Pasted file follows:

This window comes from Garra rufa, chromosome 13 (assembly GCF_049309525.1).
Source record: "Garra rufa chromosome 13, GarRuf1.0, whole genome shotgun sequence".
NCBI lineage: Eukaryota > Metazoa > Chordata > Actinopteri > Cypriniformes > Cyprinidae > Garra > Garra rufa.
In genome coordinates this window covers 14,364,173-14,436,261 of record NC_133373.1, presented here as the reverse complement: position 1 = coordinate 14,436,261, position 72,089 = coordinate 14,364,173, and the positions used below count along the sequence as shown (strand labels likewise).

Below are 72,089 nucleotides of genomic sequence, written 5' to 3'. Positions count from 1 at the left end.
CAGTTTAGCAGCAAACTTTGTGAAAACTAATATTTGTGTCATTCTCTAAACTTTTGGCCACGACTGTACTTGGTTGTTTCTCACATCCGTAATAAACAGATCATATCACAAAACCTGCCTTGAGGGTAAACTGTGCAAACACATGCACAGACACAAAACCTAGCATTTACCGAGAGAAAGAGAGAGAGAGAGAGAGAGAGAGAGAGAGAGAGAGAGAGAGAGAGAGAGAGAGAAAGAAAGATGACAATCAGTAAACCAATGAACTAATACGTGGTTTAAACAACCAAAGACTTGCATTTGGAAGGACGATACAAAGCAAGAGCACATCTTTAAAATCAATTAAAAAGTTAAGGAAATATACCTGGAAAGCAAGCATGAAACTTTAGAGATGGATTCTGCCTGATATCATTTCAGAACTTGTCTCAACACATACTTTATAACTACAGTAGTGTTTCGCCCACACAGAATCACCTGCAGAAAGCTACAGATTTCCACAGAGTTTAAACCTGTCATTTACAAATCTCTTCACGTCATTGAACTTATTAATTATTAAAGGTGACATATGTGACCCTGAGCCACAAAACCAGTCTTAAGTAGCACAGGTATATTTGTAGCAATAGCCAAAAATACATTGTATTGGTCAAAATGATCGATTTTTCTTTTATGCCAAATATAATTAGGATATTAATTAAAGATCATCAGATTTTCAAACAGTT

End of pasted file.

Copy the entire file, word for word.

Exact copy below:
This window comes from Garra rufa, chromosome 13 (assembly GCF_049309525.1).
Source record: "Garra rufa chromosome 13, GarRuf1.0, whole genome shotgun sequence".
NCBI lineage: Eukaryota > Metazoa > Chordata > Actinopteri > Cypriniformes > Cyprinidae > Garra > Garra rufa.
In genome coordinates this window covers 14,364,173-14,436,261 of record NC_133373.1, presented here as the reverse complement: position 1 = coordinate 14,436,261, position 72,089 = coordinate 14,364,173, and the positions used below count along the sequence as shown (strand labels likewise).

Below are 72,089 nucleotides of genomic sequence, written 5' to 3'. Positions count from 1 at the left end.
CAGTTTAGCAGCAAACTTTGTGAAAACTAATATTTGTGTCATTCTCTAAACTTTTGGCCACGACTGTACTTGGTTGTTTCTCACATCCGTAATAAACAGATCATATCACAAAACCTGCCTTGAGGGTAAACTGTGCAAACACATGCACAGACACAAAACCTAGCATTTACCGAGAGAAAGAGAGAGAGAGAGAGAGAGAGAGAGAGAGAGAGAGAGAGAGAGAGAGAGAGAGAAAGAAAGATGACAATCAGTAAACCAATGAACTAATACGTGGTTTAAACAACCAAAGACTTGCATTTGGAAGGACGATACAAAGCAAGAGCACATCTTTAAAATCAATTAAAAAGTTAAGGAAATATACCTGGAAAGCAAGCATGAAACTTTAGAGATGGATTCTGCCTGATATCATTTCAGAACTTGTCTCAACACATACTTTATAACTACAGTAGTGTTTCGCCCACACAGAATCACCTGCAGAAAGCTACAGATTTCCACAGAGTTTAAACCTGTCATTTACAAATCTCTTCACGTCATTGAACTTATTAATTATTAAAGGTGACATATGTGACCCTGAGCCACAAAACCAGTCTTAAGTAGCACAGGTATATTTGTAGCAATAGCCAAAAATACATTGTATTGGTCAAAATGATCGATTTTTCTTTTATGCCAAATATAATTAGGATATTAATTAAAGATCATCAGATTTTCAAACAGTT